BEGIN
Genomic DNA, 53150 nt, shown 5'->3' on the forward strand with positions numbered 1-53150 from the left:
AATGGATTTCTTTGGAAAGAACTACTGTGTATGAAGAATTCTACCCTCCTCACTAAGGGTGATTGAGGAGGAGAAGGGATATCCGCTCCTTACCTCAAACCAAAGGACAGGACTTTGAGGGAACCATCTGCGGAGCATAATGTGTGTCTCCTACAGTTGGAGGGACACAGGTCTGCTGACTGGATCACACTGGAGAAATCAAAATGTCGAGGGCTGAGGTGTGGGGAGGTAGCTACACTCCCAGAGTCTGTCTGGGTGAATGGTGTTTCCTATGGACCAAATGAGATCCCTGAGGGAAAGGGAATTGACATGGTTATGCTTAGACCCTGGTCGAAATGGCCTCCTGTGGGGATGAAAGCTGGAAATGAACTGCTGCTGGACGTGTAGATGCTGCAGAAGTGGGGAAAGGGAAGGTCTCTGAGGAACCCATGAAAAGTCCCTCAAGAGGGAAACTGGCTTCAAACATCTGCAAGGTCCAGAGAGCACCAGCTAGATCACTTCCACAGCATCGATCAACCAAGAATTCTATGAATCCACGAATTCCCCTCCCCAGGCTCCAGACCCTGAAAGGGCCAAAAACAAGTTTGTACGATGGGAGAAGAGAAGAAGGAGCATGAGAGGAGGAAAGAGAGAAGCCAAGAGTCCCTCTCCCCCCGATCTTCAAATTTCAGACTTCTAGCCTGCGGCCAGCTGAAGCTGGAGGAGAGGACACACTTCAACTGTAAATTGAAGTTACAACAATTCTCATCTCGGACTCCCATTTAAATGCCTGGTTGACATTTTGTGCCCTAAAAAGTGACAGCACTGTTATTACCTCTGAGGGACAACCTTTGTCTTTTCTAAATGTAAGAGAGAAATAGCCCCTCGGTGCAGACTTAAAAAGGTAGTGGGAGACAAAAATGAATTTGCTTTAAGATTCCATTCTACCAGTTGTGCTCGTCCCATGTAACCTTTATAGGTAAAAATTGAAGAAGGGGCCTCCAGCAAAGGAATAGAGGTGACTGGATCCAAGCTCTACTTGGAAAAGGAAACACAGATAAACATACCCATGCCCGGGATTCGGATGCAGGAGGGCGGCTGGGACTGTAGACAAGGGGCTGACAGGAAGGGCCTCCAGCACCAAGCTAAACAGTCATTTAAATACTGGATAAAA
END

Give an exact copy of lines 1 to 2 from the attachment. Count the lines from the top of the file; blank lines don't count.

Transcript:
Genomic DNA, 53150 nt, shown 5'->3' on the forward strand with positions numbered 1-53150 from the left:
AATGGATTTCTTTGGAAAGAACTACTGTGTATGAAGAATTCTACCCTCCTCACTAAGGGTGATTGAGGAGGAGAAGGGATATCCGCTCCTTACCTCAAACCAAAGGACAGGACTTTGAGGGAACCATCTGCGGAGCATAATGTGTGTCTCCTACAGTTGGAGGGACACAGGTCTGCTGACTGGATCACACTGGAGAAATCAAAATGTCGAGGGCTGAGGTGTGGGGAGGTAGCTACACTCCCAGAGTCTGTCTGGGTGAATGGTGTTTCCTATGGACCAAATGAGATCCCTGAGGGAAAGGGAATTGACATGGTTATGCTTAGACCCTGGTCGAAATGGCCTCCTGTGGGGATGAAAGCTGGAAATGAACTGCTGCTGGACGTGTAGATGCTGCAGAAGTGGGGAAAGGGAAGGTCTCTGAGGAACCCATGAAAAGTCCCTCAAGAGGGAAACTGGCTTCAAACATCTGCAAGGTCCAGAGAGCACCAGCTAGATCACTTCCACAGCATCGATCAACCAAGAATTCTATGAATCCACGAATTCCCCTCCCCAGGCTCCAGACCCTGAAAGGGCCAAAAACAAGTTTGTACGATGGGAGAAGAGAAGAAGGAGCATGAGAGGAGGAAAGAGAGAAGCCAAGAGTCCCTCTCCCCCCGATCTTCAAATTTCAGACTTCTAGCCTGCGGCCAGCTGAAGCTGGAGGAGAGGACACACTTCAACTGTAAATTGAAGTTACAACAATTCTCATCTCGGACTCCCATTTAAATGCCTGGTTGACATTTTGTGCCCTAAAAAGTGACAGCACTGTTATTACCTCTGAGGGACAACCTTTGTCTTTTCTAAATGTAAGAGAGAAATAGCCCCTCGGTGCAGACTTAAAAAGGTAGTGGGAGACAAAAATGAATTTGCTTTAAGATTCCATTCTACCAGTTGTGCTCGTCCCATGTAACCTTTATAGGTAAAAATTGAAGAAGGGGCCTCCAGCAAAGGAATAGAGGTGACTGGATCCAAGCTCTACTTGGAAAAGGAAACACAGATAAACATACCCATGCCCGGGATTCGGATGCAGGAGGGCGGCTGGGACTGTAGACAAGGGGCTGACAGGAAGGGCCTCCAGCACCAAGCTAAACAGTCATTTAAATACTGGATAAAA